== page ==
Diamondbacks 5, Rockies 3: Arizona finishes a six-game road trip at 4-2 and play 13 of their last 19 games at home.

Padres 3, Giants 1: The Giants drop their third in the last four games. Aaron Harang allowed one run in seven innings.

Angels 3, Mariners 1: Jerome Williams gave up only one hit — a homer — in eight innings of work. Who’d a thunk he would be helping keep someone’s playoff hopes alive this year?

Twins 5, White Sox 4: The Twins scored four in the third — their first scoring in 20 innings — and they snapped a five game losing streak. Ozzie “I don’t think we lose. I think we just gave this game away.” Sometimes that kind of sentiment is construed as a slam on the other team. But since this was the Twins, it’s probably the best explanation.

Cubs 6, Reds 3: Carlos Pena with a three-run homer in the eighth to break the tie. After the game he talked about coming up in those kinds of situations and how, oftentimes, hitters try “to do too much.”  “See, I could have swung extra hard to try to hit a grand slam with two men on, but I settled for the three-run homer,” I imagined him thinking.

Blue Jays 11, Red Sox 10: Tim Wakefield keeps trying to get that 200th win. Last night the bullpen collapsed, allowing five runs in the eighth and six overall to snatch defeat. This kind of thing should be more concerning for the team, however, than it is for Tim Wakefield’s pursuit of a round number.

Pirates 5, Astros 4:  Andrew McCutchen homered twice. Clint Hurdle got his 600th career victory.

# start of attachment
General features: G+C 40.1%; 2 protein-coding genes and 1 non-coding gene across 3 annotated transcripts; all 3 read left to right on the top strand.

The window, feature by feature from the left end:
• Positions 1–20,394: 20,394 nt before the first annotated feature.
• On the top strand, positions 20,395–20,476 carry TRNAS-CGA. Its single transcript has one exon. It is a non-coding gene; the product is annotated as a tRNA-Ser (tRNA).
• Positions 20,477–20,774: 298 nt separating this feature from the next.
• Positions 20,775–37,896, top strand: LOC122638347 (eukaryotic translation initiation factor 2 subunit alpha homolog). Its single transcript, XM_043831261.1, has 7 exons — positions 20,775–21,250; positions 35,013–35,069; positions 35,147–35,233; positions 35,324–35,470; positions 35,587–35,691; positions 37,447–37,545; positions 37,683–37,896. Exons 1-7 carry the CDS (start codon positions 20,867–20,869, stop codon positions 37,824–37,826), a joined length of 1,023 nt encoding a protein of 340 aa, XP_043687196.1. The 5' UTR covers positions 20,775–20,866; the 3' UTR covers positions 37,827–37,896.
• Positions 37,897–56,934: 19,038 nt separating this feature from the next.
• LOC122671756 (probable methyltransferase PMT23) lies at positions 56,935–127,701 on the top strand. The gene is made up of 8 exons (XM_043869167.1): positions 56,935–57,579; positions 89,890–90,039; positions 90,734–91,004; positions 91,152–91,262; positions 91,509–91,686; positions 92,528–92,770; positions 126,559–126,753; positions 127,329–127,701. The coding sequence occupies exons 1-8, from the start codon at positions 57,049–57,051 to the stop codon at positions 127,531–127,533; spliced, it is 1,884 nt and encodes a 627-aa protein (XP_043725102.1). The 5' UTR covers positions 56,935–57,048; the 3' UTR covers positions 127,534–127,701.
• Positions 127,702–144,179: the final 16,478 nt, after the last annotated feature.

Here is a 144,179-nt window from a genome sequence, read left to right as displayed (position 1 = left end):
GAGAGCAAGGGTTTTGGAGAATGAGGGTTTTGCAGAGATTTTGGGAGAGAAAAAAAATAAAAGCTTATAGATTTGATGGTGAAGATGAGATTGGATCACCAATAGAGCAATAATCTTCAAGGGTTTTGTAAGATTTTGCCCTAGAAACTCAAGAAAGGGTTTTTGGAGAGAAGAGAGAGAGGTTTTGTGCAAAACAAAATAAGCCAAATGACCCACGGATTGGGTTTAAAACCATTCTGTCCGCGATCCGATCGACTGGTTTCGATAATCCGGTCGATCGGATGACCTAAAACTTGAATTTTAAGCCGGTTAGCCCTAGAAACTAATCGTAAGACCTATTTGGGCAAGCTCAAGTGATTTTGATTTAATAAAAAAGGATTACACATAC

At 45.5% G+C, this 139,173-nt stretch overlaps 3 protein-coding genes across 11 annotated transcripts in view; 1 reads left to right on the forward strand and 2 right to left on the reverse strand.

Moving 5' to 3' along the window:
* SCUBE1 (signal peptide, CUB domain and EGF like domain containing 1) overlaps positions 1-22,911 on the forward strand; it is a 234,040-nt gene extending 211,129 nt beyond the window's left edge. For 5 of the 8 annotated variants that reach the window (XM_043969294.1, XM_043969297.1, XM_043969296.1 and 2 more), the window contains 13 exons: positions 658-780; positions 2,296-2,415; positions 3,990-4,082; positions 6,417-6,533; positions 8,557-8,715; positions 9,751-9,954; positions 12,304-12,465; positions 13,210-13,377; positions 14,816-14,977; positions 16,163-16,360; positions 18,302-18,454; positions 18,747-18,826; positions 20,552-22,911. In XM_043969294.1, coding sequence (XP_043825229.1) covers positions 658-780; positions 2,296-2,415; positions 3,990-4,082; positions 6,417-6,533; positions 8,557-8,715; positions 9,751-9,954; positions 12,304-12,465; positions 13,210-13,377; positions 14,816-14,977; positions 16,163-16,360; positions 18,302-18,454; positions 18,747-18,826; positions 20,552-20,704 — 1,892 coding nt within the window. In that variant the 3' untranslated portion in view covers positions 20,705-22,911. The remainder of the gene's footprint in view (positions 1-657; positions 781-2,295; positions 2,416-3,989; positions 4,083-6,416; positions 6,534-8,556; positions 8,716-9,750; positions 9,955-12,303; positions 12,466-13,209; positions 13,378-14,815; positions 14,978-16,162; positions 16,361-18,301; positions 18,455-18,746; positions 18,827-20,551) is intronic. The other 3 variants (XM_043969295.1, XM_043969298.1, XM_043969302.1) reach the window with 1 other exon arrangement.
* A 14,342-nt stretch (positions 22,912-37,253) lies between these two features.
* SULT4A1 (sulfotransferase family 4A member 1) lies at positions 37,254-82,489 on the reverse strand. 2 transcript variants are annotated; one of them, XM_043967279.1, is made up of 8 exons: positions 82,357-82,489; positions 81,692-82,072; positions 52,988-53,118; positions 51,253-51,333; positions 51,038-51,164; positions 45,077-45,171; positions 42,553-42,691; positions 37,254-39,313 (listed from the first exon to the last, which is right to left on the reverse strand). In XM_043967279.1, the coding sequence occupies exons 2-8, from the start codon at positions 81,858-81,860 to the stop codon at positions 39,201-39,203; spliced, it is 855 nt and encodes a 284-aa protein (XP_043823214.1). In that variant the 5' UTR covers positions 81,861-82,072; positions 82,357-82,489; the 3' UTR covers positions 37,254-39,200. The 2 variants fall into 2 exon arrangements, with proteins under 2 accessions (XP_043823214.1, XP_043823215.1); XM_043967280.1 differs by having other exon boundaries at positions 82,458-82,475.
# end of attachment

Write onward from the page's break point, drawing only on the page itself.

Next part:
Dodgers vs. Nationals: POSTPONED: My kid’s soccer game went on in driving rain, as scheduled. Man-up, baseball players. Well, no, not really. I understand the difference (dirt, mostly). I just want to tell people that even though I was sick as a dog yesterday I went out to the soccer field anyway, stood in a downpour and watched six-year-old boys hog a soccer ball. Next time I bring the flask.

CC Sabathia checking into an alcohol rehab center

sabathia getty

This is totally unexpected and definitely unfortunate: The New York Yankees just released a statement from CC Sabathia saying that he is checking himself into an alcohol rehabilitation center.

Sabathia, who was involved in a relatively minor incident outside a nightclub back in August, has battled injuries and ineffectiveness for the past three seasons but has, in his last few starts, shown himself to be effective, even if he’s not to the level he once was. And, should the Yankees advance past the Wild Card game, one would have assumed that the Yankees would’ve been counting on him for the playoff rotation. Now, however, that seems both doubtful and completely superfluous.